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United States v. Oreckinto

United States District Court, D. Connecticut

January 13, 2017

UNITED STATES OF AMERICA,
v.
ANDREW ORECKINTO, Defendant.

          RULING ON MOTION IN LIMINE

          Jeffrey Alker Meyer United States District Judge

         The Government has charged defendant Andrew Oreckinto with theft of goods from an interstate shipment. The charge arises from the Government's contention that defendant perpetrated a burglary of a warehouse. The Government has moved in limine to introduce evidence of certain other burglaries pursuant to Fed.R.Evid. 404(b). See Doc. #39. I will grant the motion in part and deny the motion in part.

         Background

         On February 10, 2016, a federal grand jury returned an indictment charging defendant with theft of cigarettes from an interstate shipment, in violation of 18 U.S.C. § 659. The charge stems from a burglary that occurred on March 19, 2011, at the New Britain Candy warehouse in Wethersfield, Connecticut. According to video evidence that the Government plans to introduce at trial, the perpetrator was a lone intruder wearing dark clothing, gloves, a mask, and a headlamp. The perpetrator allegedly entered through the rear fire door of the warehouse, but at some point ascended to the roof to cut exterior surveillance camera wires. The perpetrator disabled the warehouse's alarm system and phone lines, and injected a superglue-like adhesive into the locks of the building, ostensibly to impede anyone from entering the warehouse while he was there. The surveillance video shows the perpetrator using a cellphone. Ultimately, the perpetrator made off with thousands of cartons of cigarettes in a stolen truck that was later recovered far away in Stamford, Connecticut.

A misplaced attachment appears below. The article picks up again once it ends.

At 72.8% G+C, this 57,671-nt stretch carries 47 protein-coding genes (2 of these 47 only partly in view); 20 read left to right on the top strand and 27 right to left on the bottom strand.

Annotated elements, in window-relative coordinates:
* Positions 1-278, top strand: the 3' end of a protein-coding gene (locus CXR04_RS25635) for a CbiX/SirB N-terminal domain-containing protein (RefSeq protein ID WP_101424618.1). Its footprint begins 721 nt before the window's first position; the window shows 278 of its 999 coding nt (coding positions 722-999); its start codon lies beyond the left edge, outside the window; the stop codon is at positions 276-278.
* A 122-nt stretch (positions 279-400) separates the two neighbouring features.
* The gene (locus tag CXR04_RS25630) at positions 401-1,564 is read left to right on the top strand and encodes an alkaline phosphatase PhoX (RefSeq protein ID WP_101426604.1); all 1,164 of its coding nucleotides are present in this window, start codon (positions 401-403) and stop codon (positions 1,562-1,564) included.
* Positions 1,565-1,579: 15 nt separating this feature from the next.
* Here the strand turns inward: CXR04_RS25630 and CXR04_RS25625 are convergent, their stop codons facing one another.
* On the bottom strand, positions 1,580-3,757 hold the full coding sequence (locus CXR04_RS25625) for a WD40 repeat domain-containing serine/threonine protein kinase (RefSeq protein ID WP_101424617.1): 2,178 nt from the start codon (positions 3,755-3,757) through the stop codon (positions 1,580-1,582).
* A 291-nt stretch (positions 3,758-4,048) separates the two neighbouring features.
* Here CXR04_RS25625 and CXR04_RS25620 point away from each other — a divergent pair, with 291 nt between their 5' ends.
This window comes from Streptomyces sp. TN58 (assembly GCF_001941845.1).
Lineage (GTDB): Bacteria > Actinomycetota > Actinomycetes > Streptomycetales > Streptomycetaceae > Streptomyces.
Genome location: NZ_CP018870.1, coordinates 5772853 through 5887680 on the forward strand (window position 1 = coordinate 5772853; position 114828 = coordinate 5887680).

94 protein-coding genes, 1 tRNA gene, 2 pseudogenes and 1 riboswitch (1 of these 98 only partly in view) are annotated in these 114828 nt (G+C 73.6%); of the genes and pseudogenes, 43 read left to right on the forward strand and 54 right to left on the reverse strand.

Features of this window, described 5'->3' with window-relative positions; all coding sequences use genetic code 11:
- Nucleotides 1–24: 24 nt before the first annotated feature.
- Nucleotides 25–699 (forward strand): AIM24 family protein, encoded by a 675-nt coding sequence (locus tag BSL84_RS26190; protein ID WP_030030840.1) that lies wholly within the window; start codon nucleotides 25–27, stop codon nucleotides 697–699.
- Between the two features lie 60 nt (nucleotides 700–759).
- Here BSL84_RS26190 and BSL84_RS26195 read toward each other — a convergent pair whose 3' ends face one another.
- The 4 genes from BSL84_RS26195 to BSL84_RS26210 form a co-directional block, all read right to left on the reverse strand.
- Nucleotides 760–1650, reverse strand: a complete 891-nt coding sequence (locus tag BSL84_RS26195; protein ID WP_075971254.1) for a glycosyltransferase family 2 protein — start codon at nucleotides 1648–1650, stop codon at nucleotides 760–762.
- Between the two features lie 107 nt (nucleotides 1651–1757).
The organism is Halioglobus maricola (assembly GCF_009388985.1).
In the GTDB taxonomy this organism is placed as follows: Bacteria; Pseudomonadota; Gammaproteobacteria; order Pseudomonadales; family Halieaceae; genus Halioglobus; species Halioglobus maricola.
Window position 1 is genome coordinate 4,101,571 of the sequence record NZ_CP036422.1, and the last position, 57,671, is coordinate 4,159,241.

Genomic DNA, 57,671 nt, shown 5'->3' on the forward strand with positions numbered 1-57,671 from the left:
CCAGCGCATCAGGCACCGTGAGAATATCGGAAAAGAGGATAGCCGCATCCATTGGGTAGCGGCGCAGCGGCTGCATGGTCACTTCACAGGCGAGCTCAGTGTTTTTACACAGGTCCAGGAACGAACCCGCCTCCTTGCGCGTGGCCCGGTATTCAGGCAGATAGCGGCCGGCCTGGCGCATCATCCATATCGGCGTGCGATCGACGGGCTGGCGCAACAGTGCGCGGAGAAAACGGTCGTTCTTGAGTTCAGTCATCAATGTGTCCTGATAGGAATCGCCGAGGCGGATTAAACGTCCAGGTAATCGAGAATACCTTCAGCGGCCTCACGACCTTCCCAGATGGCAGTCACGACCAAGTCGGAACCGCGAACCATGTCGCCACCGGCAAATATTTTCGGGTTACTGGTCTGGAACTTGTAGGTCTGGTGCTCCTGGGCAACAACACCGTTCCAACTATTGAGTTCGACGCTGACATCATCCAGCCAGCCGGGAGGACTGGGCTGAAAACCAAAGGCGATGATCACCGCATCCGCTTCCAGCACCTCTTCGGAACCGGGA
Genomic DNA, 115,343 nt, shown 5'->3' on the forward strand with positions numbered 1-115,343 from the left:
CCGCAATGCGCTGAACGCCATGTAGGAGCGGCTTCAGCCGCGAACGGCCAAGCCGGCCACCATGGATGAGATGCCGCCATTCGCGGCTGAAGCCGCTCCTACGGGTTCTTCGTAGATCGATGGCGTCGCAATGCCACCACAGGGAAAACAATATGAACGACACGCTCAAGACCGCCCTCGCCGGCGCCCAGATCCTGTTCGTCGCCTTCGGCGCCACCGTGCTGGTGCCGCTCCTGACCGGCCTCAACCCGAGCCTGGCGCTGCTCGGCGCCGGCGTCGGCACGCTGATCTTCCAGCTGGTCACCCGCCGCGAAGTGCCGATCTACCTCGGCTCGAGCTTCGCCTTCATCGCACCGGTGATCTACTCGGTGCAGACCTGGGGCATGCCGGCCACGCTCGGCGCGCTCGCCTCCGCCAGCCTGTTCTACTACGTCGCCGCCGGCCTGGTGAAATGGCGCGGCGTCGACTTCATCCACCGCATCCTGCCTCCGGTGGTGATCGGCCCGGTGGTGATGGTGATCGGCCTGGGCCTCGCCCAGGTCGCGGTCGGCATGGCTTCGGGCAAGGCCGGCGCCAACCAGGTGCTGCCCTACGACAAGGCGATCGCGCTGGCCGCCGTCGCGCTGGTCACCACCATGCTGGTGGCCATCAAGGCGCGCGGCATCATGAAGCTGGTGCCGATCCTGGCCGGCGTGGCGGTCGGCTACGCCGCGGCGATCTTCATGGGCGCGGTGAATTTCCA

The evidence offered by the Government to show that the perpetrator was, in fact, the defendant, is purely circumstantial. Although the Government has video of the perpetrator, the video does not show the perpetrator's face. There is no incriminating fingerprint or DNA evidence. There is no confession by defendant or testimony expected from a cooperating witness to identify defendant as the perpetrator. Instead of any of these types of evidence, the Government seeks to establish defendant's identity by means of evidence that includes cellular telephone location data and evidence of other burglaries allegedly committed by defendant elsewhere in New York, Pennsylvania, and Connecticut.